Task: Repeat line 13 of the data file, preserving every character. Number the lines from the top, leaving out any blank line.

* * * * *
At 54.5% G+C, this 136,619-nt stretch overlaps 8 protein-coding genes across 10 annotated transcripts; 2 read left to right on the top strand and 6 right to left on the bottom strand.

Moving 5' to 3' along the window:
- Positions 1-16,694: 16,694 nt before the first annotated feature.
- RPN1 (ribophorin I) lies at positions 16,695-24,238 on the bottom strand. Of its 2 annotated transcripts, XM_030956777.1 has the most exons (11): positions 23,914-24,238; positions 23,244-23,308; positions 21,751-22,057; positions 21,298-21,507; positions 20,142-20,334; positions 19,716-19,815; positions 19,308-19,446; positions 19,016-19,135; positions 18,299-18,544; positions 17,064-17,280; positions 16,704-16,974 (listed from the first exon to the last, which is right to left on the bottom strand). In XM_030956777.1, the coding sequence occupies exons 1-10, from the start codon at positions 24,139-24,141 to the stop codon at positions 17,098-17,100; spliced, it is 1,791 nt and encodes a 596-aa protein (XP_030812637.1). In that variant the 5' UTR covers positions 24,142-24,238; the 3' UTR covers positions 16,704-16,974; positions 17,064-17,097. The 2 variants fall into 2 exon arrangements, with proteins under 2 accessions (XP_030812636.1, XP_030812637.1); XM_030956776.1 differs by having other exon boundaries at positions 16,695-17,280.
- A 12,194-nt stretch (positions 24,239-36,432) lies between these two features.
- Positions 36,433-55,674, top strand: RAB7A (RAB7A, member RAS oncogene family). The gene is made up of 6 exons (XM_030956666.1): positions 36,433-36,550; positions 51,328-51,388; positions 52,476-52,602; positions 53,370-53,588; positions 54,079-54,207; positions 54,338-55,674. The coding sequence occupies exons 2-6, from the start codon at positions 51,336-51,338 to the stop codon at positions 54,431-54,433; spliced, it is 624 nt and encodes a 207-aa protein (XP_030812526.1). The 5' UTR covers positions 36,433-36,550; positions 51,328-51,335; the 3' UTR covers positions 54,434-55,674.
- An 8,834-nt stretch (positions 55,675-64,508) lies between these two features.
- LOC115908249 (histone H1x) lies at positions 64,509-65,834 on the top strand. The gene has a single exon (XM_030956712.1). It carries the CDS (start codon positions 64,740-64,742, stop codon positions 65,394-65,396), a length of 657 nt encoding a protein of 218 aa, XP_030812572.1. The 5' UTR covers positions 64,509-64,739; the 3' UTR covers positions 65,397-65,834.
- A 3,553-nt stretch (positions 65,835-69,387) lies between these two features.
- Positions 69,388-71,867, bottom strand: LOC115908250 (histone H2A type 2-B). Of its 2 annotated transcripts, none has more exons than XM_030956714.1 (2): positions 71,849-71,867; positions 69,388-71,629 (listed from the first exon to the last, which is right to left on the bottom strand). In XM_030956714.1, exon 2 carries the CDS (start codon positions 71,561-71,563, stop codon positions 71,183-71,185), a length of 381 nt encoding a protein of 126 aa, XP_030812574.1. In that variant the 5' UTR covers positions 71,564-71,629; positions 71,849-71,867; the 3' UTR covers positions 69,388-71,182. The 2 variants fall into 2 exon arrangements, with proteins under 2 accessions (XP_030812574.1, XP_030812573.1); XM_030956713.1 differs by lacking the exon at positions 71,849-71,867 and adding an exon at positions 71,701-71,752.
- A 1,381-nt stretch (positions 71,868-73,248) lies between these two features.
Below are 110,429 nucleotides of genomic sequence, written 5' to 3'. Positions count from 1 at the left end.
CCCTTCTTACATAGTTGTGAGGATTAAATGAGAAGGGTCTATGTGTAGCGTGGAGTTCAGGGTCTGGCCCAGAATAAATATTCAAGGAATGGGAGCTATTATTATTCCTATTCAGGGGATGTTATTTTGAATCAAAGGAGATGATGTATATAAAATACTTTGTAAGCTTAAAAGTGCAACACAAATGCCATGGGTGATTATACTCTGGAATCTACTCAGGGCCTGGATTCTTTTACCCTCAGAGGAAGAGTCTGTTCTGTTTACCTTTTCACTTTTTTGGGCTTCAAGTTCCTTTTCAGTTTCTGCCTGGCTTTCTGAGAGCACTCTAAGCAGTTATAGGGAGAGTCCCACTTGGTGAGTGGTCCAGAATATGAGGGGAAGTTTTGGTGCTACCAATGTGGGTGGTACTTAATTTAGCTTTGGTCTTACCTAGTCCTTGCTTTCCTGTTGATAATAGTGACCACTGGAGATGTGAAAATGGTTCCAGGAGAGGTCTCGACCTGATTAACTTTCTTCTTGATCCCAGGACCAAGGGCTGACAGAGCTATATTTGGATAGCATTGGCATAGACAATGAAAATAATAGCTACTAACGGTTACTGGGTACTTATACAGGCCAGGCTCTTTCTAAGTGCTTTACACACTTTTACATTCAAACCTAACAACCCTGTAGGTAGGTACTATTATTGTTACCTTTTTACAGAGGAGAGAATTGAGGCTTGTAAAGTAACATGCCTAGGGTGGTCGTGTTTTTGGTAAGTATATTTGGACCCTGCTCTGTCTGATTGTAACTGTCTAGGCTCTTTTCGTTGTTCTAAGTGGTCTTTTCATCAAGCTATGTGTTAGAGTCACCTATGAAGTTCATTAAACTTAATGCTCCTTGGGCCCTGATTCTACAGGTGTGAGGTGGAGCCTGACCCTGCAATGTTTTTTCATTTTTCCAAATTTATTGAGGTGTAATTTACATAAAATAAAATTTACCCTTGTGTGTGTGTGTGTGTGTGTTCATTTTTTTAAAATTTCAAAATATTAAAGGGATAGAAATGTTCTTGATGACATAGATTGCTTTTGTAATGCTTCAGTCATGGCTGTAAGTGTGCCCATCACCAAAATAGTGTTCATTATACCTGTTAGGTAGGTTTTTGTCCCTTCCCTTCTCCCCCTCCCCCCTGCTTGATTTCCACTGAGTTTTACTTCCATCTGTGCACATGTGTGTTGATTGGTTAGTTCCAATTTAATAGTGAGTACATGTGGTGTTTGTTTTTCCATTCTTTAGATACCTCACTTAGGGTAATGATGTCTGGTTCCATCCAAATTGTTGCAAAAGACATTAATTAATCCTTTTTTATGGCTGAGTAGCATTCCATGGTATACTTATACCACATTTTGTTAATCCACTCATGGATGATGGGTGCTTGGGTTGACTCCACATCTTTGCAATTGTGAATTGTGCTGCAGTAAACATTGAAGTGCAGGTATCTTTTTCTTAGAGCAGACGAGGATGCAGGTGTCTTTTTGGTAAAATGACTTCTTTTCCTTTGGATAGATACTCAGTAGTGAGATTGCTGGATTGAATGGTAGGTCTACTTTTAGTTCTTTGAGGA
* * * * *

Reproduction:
CCCTTCTTACATAGTTGTGAGGATTAAATGAGAAGGGTCTATGTGTAGCGTGGAGTTCAGGGTCTGGCCCAGAATAAATATTCAAGGAATGGGAGCTATTATTATTCCTATTCAGGGGATGTTATTTTGAATCAAAGGAGATGATGTATATAAAATACTTTGTAAGCTTAAAAGTGCAACACAAATGCCATGGGTGATTATACTCTGGAATCTACTCAGGGCCTGGATTCTTTTACCCTCAGAGGAAGAGTCTGTTCTGTTTACCTTTTCACTTTTTTGGGCTTCAAGTTCCTTTTCAGTTTCTGCCTGGCTTTCTGAGAGCACTCTAAGCAGTTATAGGGAGAGTCCCACTTGGTGAGTGGTCCAGAATATGAGGGGAAGTTTTGGTGCTACCAATGTGGGTGGTACTTAATTTAGCTTTGGTCTTACCTAGTCCTTGCTTTCCTGTTGATAATAGTGACCACTGGAGATGTGAAAATGGTTCCAGGAGAGGTCTCGACCTGATTAACTTTCTTCTTGATCCCAGGACCAAGGGCTGACAGAGCTATATTTGGATAGCATTGGCATAGACAATGAAAATAATAGCTACTAACGGTTACTGGGTACTTATACAGGCCAGGCTCTTTCTAAGTGCTTTACACACTTTTACATTCAAACCTAACAACCCTGTAGGTAGGTACTATTATTGTTACCTTTTTACAGAGGAGAGAATTGAGGCTTGTAAAGTAACATGCCTAGGGTGGTCGTGTTTTTGGTAAGTATATTTGGACCCTGCTCTGTCTGATTGTAACTGTCTAGGCTCTTTTCGTTGTTCTAAGTGGTCTTTTCATCAAGCTATGTGTTAGAGTCACCTATGAAGTTCATTAAACTTAATGCTCCTTGGGCCCTGATTCTACAGGTGTGAGGTGGAGCCTGACCCTGCAATGTTTTTTCATTTTTCCAAATTTATTGAGGTGTAATTTACATAAAATAAAATTTACCCTTGTGTGTGTGTGTGTGTGTGTTCATTTTTTTAAAATTTCAAAATATTAAAGGGATAGAAATGTTCTTGATGACATAGATTGCTTTTGTAATGCTTCAGTCATGGCTGTAAGTGTGCCCATCACCAAAATAGTGTTCATTATACCTGTTAGGTAGGTTTTTGTCCCTTCCCTTCTCCCCCTCCCCCCTGCTTGATTTCCACTGAGTTTTACTTCCATCTGTGCACATGTGTGTTGATTGGTTAGTTCCAATTTAATAGTGAGTACATGTGGTGTTTGTTTTTCCATTCTTTAGATACCTCACTTAGGGTAATGATGTCTGGTTCCATCCAAATTGTTGCAAAAGACATTAATTAATCCTTTTTTATGGCTGAGTAGCATTCCATGGTATACTTATACCACATTTTGTTAATCCACTCATGGATGATGGGTGCTTGGGTTGACTCCACATCTTTGCAATTGTGAATTGTGCTGCAGTAAACATTGAAGTGCAGGTATCTTTTTCTTAGAGCAGACGAGGATGCAGGTGTCTTTTTGGTAAAATGACTTCTTTTCCTTTGGATAGATACTCAGTAGTGAGATTGCTGGATTGAATGGTAGGTCTACTTTTAGTTCTTTGAGGA